The Grief, Happiness, and Hope of Late-in-Life Singleness by H. Ferguson
Excerpt – I have some comments to make below this very long excerpt:
- by H. Ferguson
- Then this year, on my 58th birthday, I bought my wedding dress. Finally, my wait was over.
- For a long time, every milestone and every missed opportunity for true love (including a short relationship in my 40s with a verbally abusive man) prompted me to question God: Why did you allow this to happen? Have I not been faithful? Am I not a good enough Christian? Do you really care about me?
- Why am I still alone?
- I’d always try to encourage myself by saying I only needed to meet one marriageable man or that God could bring “the one” to my doorstep. But as I grew older, my situation began to seem like a walk through an endless desert.
- I was not alone. A decade ago marked the first (Link): time more than half of American women over age 18 were unmarried. Adults of all races are marrying later, and (Link): marriage as an institution is seen as a failing one. The situation is (Link): especially dire for black women like me, whom the (Link): New York Times describes as victims of the “vanishing black male,” men who are incarcerated or not as (Link): educated or financially sound as their black female counterparts.
- As I passed 40, then neared 50, my singleness felt like grief. I had to come to terms with the empty arms of not having a child and the possibility of growing old alone.
- …Although he doesn’t promise everyone marriage, God does promise to set the lonely in families, and there were always little ones, especially little girls, who needed “other-mothers.”
- From the little ones who lavished love on me, their Sunday school teacher, to women in the church who offered their friendship and support, I found that I did have community. I decided to fill my season of singleness being busy about God’s business while I waited.
- There were times I had to be honest and ask whether I was truly seeking God with all my heart, soul, and strength—or if I was just doing so to find a man. God asks us to put him above our hopes, dreams, and desires. For many of us, only when we make his desires our desires will he grant us the desires of our hearts—and that includes husbands.
- …Happily, life and experience have taught me that if you sincerely desire a husband and do not feel “called to be single,” then God may yet “give you the desires of your heart” (Ps. 34:7).
The whole “God sets the lonely in families” has NOT been true of me.
The Christians I have gone to for emotional support or just general friendship in real life have brushed me off.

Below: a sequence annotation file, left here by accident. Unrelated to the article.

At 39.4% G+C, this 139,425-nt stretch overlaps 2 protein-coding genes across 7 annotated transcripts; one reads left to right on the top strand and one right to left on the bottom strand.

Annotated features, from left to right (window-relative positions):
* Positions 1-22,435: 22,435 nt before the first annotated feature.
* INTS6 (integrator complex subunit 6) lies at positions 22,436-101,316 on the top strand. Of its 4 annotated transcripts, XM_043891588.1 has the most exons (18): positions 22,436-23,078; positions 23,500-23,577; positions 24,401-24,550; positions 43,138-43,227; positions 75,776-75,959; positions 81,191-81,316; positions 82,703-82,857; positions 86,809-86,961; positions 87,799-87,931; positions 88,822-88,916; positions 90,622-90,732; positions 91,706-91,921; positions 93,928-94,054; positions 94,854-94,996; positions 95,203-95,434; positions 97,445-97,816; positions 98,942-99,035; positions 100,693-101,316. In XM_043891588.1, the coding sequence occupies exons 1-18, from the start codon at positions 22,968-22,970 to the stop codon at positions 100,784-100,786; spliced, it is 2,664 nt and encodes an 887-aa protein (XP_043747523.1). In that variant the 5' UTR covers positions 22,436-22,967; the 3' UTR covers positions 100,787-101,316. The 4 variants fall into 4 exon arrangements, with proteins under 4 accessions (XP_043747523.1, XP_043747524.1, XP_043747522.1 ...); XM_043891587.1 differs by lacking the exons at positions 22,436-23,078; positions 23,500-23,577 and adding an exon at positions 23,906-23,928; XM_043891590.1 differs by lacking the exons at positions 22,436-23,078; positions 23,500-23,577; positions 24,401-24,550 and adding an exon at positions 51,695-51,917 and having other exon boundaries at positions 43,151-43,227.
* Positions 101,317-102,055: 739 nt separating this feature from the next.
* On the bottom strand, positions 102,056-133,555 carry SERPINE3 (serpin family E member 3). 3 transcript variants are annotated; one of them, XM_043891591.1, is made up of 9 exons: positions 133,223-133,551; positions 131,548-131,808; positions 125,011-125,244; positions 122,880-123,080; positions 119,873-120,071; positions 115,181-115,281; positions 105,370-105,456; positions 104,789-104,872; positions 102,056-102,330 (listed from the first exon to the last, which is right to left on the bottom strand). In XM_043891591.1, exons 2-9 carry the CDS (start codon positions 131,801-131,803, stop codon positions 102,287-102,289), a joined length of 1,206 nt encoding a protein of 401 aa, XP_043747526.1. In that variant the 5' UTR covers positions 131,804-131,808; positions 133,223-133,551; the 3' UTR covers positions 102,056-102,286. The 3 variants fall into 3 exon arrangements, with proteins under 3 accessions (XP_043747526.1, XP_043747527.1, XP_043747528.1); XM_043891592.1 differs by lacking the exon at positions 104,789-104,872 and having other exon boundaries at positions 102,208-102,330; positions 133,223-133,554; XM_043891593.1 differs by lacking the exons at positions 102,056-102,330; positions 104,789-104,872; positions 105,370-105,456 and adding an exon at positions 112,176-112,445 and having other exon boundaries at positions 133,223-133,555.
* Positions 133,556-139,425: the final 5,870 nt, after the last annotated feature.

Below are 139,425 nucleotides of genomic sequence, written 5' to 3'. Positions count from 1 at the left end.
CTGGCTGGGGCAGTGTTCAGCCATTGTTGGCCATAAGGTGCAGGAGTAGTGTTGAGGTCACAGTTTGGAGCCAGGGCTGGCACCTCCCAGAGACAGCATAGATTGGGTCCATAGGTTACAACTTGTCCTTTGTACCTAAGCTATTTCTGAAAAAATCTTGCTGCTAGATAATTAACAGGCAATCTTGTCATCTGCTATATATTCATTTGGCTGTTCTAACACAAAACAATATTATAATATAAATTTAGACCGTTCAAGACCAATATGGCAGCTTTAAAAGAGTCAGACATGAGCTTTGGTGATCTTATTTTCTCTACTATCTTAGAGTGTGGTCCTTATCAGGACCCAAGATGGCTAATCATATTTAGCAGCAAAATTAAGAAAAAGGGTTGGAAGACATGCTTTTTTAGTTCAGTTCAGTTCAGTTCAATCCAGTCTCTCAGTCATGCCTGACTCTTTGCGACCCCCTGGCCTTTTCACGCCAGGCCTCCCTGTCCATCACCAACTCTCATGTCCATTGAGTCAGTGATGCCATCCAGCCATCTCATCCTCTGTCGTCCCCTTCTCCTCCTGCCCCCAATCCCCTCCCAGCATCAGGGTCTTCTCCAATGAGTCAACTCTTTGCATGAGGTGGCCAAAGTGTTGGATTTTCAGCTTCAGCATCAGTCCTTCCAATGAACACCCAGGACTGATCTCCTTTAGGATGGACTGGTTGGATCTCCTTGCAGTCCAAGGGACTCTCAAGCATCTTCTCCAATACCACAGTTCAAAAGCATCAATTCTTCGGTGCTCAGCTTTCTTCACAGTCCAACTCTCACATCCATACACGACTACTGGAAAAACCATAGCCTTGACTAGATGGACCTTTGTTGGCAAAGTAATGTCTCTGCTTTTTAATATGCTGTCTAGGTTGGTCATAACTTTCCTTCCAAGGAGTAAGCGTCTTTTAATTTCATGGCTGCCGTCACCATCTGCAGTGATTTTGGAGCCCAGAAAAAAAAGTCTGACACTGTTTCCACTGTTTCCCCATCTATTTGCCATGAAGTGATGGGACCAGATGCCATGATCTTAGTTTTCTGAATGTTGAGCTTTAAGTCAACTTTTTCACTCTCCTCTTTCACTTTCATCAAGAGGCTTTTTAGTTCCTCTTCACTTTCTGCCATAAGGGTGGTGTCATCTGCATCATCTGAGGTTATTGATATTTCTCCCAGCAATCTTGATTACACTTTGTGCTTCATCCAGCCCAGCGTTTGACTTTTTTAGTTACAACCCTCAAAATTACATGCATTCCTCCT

Where she writes,
- There were times I had to be honest and ask whether I was truly seeking God with all my heart, soul, and strength—or if I was just doing so to find a man. God asks us to put him above our hopes, dreams, and desires. For many of us, only when we make his desires our desires will he grant us the desires of our hearts—and that includes husbands….
Yeah, I’m not buying this, either.
There were many times in my life I sincerely put God at Numero Uno in my life, and out of pure love, I was not expecting anything out of God, and yet, God did not grant me a husband.
Goody for this lady for getting married at 58, but I’m heading into my mid-40s and kind of feel like what is the point in getting married now?
Would I appreciate a husband? Holy hell, yeah. But it seems absurd to marry past your late 30s. The time for me to have marry would have been my late 20s to mid 30s.
As to this bit:
- …Happily, life and experience have taught me that if you sincerely desire a husband and do not feel “called to be single,” then God may yet “give you the desires of your heart” (Ps. 34:7)
I was not “called to be single” (there is no such thing, Christians just ASSUME this was a teaching of Paul’s), but this is a trope. Just because you desire a spouse does not mean you will get one.
The authors of “Singled Out” spent a chapter citing the names of many Christian women who desired a husband, never felt called to singleness, who went to their graves desiring marriage, but who died still never having ever been married in their 50s and older.
See my much older post on this related issue:
- (Link): Typical Conservative Assumption: If you want marriage bad enough (or at all), Mr. Right will magically appear
Also, I totally relate to this comment that was left below the editorial:
- by Helen Laack
- While this is very well-written and has a lot of hope, still…why are these articles always written by the people who now are no longer single? There are many, many millions who will live out their lives without this “well, FINALLY, God did the right thing by bringing me a mate” kind of story. I appreciate her story but it still can ring hollow and only add to the sense of failure for those who don’t get that “happily ever after” ending.
(Link): What Two Religions Tell Us About the Modern Dating Crisis (from TIME) (ie, Why Are Conservative Religious Women Not Marrying Even Though They Want to Be Married. Hint: It’s a Demographics Issue)